The hallways of Clark School were lined with lockers, a reminder that it was a high school before it was repurposed into an elementary. The science room on the first floor also retained its high school lab equipment. Science class was taught by Mr. Allen who let the students light crayons on fire with the gas burners and draw colorful wax drawings by dripping them onto paper. One year, during field day at Columbine Campground, Mr. Allen was in charge of lighting the grills for the cookout. He used a can of ether to get them started. I think he might have been a closet pyromaniac, but us kids loved him for it.
Mrs. Quiller was probably a favorite teacher for most of the students. As the reading teacher, she certainly was one of mine. I especially loved reading alone in Mrs. Quiller’s reading loft — a literal loft built in the room to one side for the sole purpose of reading. When I started in 4th grade, she moved me to a 5th grade reading book. When I advanced to 5th grade she moved me to the 6th grade reader. When it came to 6th grade though, Mrs. Quiller ran into a problem – there was not a 7th grade reader available in the elementary school. I was presented with the 4th grade reader since “at least it has new stories.” I knew that Mrs. Quiller was doing the best she could by giving me new material. I also totally understood the logic in why there were not 7th grade reading books available, but I still talked to my Dad about it. He talked to Mrs. Quiller and the new principal, Mr. Myers. Everyone agreed that it was silly and something needed to be done. That asking a 7th grade level reader to read a 4th grade level book simply because another book was not available in an institution of education…?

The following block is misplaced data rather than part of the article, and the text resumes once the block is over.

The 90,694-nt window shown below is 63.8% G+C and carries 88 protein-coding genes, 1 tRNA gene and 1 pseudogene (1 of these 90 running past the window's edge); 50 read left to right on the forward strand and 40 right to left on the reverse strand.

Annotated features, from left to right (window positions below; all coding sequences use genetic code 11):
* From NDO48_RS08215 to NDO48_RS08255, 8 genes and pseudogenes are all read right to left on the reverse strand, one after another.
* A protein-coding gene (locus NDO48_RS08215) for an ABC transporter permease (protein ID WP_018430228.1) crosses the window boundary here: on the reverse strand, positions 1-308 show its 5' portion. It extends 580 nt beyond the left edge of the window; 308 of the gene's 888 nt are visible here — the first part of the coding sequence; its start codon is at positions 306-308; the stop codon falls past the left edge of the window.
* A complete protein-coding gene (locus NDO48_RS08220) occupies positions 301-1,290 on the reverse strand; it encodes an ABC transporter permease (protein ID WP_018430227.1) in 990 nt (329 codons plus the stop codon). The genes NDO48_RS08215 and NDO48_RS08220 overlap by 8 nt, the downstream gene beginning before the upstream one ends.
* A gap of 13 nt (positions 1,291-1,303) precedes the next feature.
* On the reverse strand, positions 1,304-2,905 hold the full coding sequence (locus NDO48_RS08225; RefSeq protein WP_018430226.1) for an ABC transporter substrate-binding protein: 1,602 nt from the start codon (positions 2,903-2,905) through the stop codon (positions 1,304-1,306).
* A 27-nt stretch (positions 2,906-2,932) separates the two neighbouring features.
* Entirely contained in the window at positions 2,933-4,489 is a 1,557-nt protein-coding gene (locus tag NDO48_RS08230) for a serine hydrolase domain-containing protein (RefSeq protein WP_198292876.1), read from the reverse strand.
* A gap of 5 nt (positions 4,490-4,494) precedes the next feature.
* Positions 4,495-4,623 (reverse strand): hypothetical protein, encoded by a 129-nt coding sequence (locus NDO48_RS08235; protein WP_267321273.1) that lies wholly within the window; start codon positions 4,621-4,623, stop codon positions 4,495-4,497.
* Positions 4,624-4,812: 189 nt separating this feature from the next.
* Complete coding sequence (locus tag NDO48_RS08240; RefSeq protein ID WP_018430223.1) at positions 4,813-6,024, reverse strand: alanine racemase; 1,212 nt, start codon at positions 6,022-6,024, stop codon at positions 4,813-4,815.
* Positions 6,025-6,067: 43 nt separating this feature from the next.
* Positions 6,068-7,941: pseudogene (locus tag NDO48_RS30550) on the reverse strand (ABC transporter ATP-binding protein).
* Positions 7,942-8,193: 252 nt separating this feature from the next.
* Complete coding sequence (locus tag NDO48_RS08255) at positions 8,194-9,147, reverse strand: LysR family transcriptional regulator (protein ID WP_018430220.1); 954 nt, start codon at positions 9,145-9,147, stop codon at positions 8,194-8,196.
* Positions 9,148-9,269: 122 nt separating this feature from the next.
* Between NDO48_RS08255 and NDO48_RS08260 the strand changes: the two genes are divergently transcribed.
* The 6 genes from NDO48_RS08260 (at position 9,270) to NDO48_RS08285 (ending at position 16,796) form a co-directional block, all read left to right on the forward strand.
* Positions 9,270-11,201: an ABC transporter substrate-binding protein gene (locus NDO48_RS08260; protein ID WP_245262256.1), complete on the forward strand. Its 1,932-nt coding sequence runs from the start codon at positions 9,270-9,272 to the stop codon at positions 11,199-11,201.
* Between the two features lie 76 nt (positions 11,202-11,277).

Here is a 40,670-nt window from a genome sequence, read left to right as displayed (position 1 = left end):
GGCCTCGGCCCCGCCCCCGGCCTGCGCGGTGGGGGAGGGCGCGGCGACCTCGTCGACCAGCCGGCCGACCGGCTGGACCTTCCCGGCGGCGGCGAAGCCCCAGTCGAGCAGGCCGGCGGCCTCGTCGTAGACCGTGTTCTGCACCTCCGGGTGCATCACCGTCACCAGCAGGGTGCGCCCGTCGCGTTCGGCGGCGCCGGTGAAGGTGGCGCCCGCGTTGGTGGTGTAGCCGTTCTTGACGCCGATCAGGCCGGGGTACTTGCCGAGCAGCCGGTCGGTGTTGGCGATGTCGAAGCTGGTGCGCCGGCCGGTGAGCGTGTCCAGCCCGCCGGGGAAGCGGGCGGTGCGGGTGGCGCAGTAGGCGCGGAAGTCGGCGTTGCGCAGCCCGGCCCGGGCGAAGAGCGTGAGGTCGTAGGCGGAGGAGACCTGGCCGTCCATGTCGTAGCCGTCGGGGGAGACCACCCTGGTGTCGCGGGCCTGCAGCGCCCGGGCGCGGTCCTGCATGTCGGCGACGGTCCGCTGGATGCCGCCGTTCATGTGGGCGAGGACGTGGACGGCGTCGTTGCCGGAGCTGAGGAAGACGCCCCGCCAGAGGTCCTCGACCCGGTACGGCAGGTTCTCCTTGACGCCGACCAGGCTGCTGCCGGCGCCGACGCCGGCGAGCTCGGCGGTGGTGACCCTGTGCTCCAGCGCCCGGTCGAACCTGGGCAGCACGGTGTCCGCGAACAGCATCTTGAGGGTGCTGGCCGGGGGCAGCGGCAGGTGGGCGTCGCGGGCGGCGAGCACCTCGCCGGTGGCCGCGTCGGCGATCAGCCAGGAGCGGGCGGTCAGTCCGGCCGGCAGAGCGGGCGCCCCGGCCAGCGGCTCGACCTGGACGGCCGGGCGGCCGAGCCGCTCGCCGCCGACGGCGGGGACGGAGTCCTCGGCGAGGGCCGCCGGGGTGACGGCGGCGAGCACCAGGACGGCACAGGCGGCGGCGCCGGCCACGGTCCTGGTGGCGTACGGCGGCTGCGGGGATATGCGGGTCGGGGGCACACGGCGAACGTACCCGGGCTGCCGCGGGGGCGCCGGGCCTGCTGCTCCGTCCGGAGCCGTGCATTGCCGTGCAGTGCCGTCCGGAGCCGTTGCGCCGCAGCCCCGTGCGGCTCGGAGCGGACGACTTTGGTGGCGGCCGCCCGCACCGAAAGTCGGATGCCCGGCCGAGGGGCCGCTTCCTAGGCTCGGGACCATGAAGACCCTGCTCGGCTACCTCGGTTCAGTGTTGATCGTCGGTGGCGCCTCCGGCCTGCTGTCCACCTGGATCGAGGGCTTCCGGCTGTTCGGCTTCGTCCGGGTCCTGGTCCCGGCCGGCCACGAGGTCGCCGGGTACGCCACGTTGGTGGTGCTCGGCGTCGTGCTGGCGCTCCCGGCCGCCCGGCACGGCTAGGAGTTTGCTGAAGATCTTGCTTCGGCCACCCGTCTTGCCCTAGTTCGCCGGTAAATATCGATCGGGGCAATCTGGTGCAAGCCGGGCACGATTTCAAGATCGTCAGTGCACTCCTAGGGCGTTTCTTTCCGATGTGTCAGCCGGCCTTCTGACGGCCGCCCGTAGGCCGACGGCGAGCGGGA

I received a new 7th grade reading book compliments of the Clear Creek County School system. Like all readers at that time, the book was named something related to the content within. On the front of my new reader was printed “Serendipity.”
Our Elementary Alma Mater
We are the children of Clark School,
We try to live by the Golden Rule,
We are the pride of our mother’s eye’s,
You know it true we really try,
We try to be our very best,
Do what’s good,
Forget the rest…
Or something like that, seriously, it has been 40 years! The song was written by one of the school administration, but I don’t recall who specifically.